As the temperatures drop in NY, many New Yorkers visit warmer climates to escape the cold. Now, our Health Department has been working closely with the Centers for Disease Control and Prevention (CDC) to educate those traveling about Zika-the mosquito-borne illness prevalent in Mexico, the Caribbean, Central and South America. Take a look at what the New York City Department of Health has shared with us about the virus and what you need to know.
BREAKING Health Alert on Zika Virus
The CDC has issued a Health Advisory on Zika Virus infections for returning travelers from Central America, South America, the Caribbean, and Mexico. The CDC has also issued a Level 2 Travel Advisory for those same areas. For maps of the latest affected areas, visit the websites for the Center for Disease Control and Prevention (CDC) and the Pan American Health Organization (PAHO).
Read the CDC Health Alert Network Advisory.
Providers: Report Zika Virus infections. For more information, click here.
Read the Press Release: Deputy Mayor Palacio, Health Commissioner Bassett Update New Yorkers on City’s Reponse to Zika Virus.
Latest Facts and Advisories as of 1/28/2016:
- Reported cases of Zika in New York City: 3
- One of the three cases was a pregnant woman;
- All cases contracted Zika while visiting other countries; and
- All patients have recovered.
- There is no risk of acquiring Zika in New York City.
- Mosquitos are not active during cold weather months.
- The Zika virus is not contagious. It cannot be spread by casual contact with an infected person.
- Pregnant women should consider delaying travel to affected countries until more is known.
- Pregnant women who have recently travelled to affected countries should consult with their doctor.
What the City is Doing as of 1/28/2016:
- Working closely with the CDC and the state to actively monitor the situation.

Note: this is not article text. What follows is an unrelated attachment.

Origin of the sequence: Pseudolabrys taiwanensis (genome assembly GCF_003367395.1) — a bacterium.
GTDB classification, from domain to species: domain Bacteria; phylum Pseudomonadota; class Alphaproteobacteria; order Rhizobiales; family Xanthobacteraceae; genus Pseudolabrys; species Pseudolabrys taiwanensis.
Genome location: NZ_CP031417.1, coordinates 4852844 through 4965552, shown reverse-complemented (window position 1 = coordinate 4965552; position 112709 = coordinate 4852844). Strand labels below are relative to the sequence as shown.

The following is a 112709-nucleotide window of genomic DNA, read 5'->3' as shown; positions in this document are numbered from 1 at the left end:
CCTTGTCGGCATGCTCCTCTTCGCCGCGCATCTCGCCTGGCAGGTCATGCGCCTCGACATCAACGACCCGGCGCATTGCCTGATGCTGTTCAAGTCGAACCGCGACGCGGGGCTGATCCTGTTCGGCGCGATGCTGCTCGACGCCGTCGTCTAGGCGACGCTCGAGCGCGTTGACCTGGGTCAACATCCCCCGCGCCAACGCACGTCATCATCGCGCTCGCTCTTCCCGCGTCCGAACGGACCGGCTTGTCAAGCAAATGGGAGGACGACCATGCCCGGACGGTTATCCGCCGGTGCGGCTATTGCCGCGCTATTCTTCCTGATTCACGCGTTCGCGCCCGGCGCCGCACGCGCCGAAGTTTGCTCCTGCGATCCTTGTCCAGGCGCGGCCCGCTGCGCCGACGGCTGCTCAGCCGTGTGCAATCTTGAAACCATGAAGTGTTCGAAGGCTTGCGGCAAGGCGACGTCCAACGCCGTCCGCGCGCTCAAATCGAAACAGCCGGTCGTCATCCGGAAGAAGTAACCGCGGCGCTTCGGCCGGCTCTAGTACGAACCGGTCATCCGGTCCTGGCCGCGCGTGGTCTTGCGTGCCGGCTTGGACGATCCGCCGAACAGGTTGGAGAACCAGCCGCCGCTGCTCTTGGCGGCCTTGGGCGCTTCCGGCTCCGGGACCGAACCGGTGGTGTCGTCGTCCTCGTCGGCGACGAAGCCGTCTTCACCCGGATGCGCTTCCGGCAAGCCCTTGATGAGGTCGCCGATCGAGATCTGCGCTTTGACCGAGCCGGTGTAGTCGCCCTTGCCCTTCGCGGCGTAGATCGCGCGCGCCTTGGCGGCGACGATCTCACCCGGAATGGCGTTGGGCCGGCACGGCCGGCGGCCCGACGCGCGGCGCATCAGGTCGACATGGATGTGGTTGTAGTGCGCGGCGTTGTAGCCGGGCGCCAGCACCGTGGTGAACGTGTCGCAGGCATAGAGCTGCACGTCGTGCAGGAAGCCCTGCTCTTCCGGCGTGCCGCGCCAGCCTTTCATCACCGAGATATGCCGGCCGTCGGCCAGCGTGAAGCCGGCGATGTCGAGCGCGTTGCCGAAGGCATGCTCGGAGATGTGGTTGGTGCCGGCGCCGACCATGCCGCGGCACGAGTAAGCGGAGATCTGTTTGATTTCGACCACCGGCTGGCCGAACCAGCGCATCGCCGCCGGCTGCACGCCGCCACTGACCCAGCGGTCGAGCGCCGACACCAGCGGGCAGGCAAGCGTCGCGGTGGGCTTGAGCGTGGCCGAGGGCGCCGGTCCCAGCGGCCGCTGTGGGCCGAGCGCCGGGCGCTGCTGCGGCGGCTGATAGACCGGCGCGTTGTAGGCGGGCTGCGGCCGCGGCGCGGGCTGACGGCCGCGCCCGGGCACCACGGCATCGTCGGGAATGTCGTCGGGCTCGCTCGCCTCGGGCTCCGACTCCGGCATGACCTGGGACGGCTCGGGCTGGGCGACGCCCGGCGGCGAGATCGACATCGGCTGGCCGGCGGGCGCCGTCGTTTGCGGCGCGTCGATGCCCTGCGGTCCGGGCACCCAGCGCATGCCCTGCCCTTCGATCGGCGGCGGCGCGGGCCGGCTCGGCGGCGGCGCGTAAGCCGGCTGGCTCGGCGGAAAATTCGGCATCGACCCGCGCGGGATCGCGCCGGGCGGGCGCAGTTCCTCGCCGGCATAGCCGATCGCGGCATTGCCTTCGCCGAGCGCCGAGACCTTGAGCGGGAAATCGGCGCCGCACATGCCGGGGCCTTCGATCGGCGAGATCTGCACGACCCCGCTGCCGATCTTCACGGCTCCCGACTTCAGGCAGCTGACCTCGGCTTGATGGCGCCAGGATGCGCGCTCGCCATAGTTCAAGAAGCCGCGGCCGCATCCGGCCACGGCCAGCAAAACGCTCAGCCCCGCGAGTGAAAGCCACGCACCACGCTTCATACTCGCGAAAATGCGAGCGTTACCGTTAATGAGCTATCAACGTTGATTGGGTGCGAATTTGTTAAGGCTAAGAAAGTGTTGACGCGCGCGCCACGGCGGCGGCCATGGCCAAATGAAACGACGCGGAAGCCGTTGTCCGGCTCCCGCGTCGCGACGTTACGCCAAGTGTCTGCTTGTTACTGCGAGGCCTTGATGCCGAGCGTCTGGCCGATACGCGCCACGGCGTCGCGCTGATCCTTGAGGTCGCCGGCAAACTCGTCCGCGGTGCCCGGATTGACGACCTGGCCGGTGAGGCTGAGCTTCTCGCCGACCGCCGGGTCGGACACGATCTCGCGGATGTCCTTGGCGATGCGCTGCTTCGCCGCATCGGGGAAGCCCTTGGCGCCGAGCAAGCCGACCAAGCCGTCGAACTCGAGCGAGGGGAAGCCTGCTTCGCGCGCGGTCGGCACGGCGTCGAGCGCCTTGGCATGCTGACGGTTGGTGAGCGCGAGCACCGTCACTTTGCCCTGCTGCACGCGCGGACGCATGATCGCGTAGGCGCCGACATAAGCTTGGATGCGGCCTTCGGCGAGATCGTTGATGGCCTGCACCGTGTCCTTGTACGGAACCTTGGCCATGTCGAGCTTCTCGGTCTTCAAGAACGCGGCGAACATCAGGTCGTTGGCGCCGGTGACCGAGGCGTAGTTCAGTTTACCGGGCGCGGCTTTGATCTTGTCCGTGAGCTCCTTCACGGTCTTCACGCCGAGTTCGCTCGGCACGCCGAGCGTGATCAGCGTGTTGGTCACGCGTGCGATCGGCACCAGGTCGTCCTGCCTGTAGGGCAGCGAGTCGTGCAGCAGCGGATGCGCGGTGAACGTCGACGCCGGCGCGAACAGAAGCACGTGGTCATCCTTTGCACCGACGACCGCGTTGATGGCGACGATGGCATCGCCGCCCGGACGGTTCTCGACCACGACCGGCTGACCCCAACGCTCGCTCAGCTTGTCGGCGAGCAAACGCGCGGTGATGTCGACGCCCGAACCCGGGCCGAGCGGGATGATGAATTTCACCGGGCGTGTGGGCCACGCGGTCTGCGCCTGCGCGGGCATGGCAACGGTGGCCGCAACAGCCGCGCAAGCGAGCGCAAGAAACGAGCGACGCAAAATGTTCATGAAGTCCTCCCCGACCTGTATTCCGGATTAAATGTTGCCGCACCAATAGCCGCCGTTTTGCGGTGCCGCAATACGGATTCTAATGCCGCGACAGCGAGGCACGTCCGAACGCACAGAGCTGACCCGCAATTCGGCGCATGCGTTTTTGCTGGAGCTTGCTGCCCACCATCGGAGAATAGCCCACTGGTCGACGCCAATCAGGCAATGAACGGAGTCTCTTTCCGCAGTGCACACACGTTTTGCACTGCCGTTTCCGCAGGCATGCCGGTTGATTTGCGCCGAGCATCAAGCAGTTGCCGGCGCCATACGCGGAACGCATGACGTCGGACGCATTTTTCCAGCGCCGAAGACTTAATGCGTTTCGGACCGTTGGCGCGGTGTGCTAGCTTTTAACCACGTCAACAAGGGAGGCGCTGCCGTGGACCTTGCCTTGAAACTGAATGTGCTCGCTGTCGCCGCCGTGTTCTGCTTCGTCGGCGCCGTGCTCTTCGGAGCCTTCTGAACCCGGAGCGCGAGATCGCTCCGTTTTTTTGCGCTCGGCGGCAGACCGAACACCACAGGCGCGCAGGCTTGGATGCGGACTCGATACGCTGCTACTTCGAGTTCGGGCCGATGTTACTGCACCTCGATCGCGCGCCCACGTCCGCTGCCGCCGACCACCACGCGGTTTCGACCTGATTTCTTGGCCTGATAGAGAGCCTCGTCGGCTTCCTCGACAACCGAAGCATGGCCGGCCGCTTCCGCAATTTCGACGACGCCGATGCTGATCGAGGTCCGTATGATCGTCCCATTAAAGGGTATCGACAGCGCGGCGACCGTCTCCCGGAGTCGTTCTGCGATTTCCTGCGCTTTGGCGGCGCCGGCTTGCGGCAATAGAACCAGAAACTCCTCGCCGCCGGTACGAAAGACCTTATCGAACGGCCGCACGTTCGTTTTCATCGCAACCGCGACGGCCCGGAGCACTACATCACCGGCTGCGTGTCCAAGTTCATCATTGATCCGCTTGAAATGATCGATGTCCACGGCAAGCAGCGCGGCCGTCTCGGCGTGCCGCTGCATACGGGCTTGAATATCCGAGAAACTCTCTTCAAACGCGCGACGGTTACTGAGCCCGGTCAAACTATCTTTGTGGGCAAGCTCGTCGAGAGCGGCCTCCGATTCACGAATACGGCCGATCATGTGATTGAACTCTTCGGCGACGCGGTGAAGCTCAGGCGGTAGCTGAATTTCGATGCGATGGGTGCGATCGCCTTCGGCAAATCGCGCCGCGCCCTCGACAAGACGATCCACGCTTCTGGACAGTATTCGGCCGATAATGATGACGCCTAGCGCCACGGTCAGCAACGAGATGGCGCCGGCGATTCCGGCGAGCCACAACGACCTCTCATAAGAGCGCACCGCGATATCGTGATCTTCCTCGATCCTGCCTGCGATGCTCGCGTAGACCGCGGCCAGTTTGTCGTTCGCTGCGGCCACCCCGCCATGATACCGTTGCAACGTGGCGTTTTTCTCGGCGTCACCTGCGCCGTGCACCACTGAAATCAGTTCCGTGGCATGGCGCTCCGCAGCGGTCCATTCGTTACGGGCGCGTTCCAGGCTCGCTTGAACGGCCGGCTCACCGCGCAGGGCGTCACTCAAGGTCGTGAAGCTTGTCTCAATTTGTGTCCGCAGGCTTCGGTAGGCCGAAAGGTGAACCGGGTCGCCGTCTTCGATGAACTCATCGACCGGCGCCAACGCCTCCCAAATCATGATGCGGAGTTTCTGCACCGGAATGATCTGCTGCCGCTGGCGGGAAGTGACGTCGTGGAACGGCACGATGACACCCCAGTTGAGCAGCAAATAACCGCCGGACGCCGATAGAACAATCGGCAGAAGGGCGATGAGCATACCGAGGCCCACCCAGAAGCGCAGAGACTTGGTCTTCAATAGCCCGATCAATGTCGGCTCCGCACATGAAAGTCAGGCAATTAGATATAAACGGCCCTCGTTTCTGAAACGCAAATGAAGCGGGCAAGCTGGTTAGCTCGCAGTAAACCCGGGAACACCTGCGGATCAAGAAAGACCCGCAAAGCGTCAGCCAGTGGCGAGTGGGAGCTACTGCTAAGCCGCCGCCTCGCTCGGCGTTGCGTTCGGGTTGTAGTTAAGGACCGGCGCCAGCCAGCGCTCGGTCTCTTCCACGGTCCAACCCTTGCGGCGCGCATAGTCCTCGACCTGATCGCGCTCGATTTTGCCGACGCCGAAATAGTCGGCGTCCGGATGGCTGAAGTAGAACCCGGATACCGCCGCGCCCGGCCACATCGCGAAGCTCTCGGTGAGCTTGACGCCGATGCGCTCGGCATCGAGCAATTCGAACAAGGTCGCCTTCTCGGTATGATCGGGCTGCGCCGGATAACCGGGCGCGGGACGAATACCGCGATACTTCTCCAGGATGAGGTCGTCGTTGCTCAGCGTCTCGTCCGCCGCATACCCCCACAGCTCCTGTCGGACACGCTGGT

- Meeting with experts who focus on clinical implications of the virus and mosquito control strategies – including health experts in Southern States and the Caribbean – to look at their existing plans.
- Distributing the Travel Warning for Pregnant Women document, available in nine languages, to providers, elected officials, Health Department clinics, and community and faith based organizations.
- Developing a public awareness campaign around mosquito bite prevention.
Conducting outreach to women’s health providers including OB/GYN, Pediatrics and Family Medicine facilities.
- Conducting outreach to community and faith based organizations to educate on the risks of travelling to impacted countries.
- Preparing for the start of mosquito season in April by expanding upon current mosquito control activities used to prevent West Nile Virus if Zika virus is found locally.
- Advising providers to check for symptoms of Zika virus in patients who have travelled and report cases to the Health Department.
Virus del Zika (PDF)
What is Zika virus?
Zika is a virus spread to people through bites of infected mosquitoes.
What are the symptoms of Zika virus disease?
Up to 80% of people who are infected do not become sick. For the 20% who do become sick, the most common symptoms are fever, rash, joint pain, and conjunctivitis (red eyes). Symptoms begin 2 – 12 days after being bitten by an infected mosquito. The illness is usually mild with symptoms lasting from several days to a week. The illness may be mistaken for dengue virus or chikungunya virus, two other mosquito-borne diseases. No specific treatment is available but people infected with the virus may receive medications to help relieve the symptoms.
How dangerous is this disease?
The Zika virus is not contagious. It cannot be spread by casual contact with an infected person.